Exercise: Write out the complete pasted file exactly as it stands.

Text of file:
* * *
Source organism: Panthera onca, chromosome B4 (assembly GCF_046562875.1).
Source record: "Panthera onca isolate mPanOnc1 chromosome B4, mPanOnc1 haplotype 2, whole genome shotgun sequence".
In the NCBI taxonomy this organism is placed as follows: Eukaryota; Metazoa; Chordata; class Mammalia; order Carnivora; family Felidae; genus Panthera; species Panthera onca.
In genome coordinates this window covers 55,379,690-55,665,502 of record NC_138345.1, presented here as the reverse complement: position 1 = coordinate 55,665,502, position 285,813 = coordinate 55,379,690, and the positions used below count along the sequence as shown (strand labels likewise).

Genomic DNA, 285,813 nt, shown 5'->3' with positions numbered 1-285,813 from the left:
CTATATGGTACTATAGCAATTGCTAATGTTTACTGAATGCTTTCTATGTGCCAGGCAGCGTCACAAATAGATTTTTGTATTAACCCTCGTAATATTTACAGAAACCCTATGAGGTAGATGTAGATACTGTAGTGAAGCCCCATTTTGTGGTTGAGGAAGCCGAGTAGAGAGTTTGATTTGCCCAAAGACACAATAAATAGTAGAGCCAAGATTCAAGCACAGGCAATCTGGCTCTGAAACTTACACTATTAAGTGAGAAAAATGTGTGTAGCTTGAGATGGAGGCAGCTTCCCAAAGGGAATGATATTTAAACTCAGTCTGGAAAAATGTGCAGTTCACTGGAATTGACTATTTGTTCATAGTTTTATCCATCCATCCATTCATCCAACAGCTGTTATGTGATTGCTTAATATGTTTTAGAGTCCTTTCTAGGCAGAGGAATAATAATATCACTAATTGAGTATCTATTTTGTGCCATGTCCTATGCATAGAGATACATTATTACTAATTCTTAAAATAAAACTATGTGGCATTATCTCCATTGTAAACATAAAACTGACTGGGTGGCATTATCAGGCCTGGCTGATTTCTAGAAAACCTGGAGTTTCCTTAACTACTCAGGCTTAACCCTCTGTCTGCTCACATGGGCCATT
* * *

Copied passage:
Source organism: Panthera onca, chromosome B4 (assembly GCF_046562875.1).
Source record: "Panthera onca isolate mPanOnc1 chromosome B4, mPanOnc1 haplotype 2, whole genome shotgun sequence".
In the NCBI taxonomy this organism is placed as follows: Eukaryota; Metazoa; Chordata; class Mammalia; order Carnivora; family Felidae; genus Panthera; species Panthera onca.
In genome coordinates this window covers 55,379,690-55,665,502 of record NC_138345.1, presented here as the reverse complement: position 1 = coordinate 55,665,502, position 285,813 = coordinate 55,379,690, and the positions used below count along the sequence as shown (strand labels likewise).

Genomic DNA, 285,813 nt, shown 5'->3' with positions numbered 1-285,813 from the left:
CTATATGGTACTATAGCAATTGCTAATGTTTACTGAATGCTTTCTATGTGCCAGGCAGCGTCACAAATAGATTTTTGTATTAACCCTCGTAATATTTACAGAAACCCTATGAGGTAGATGTAGATACTGTAGTGAAGCCCCATTTTGTGGTTGAGGAAGCCGAGTAGAGAGTTTGATTTGCCCAAAGACACAATAAATAGTAGAGCCAAGATTCAAGCACAGGCAATCTGGCTCTGAAACTTACACTATTAAGTGAGAAAAATGTGTGTAGCTTGAGATGGAGGCAGCTTCCCAAAGGGAATGATATTTAAACTCAGTCTGGAAAAATGTGCAGTTCACTGGAATTGACTATTTGTTCATAGTTTTATCCATCCATCCATTCATCCAACAGCTGTTATGTGATTGCTTAATATGTTTTAGAGTCCTTTCTAGGCAGAGGAATAATAATATCACTAATTGAGTATCTATTTTGTGCCATGTCCTATGCATAGAGATACATTATTACTAATTCTTAAAATAAAACTATGTGGCATTATCTCCATTGTAAACATAAAACTGACTGGGTGGCATTATCAGGCCTGGCTGATTTCTAGAAAACCTGGAGTTTCCTTAACTACTCAGGCTTAACCCTCTGTCTGCTCACATGGGCCATT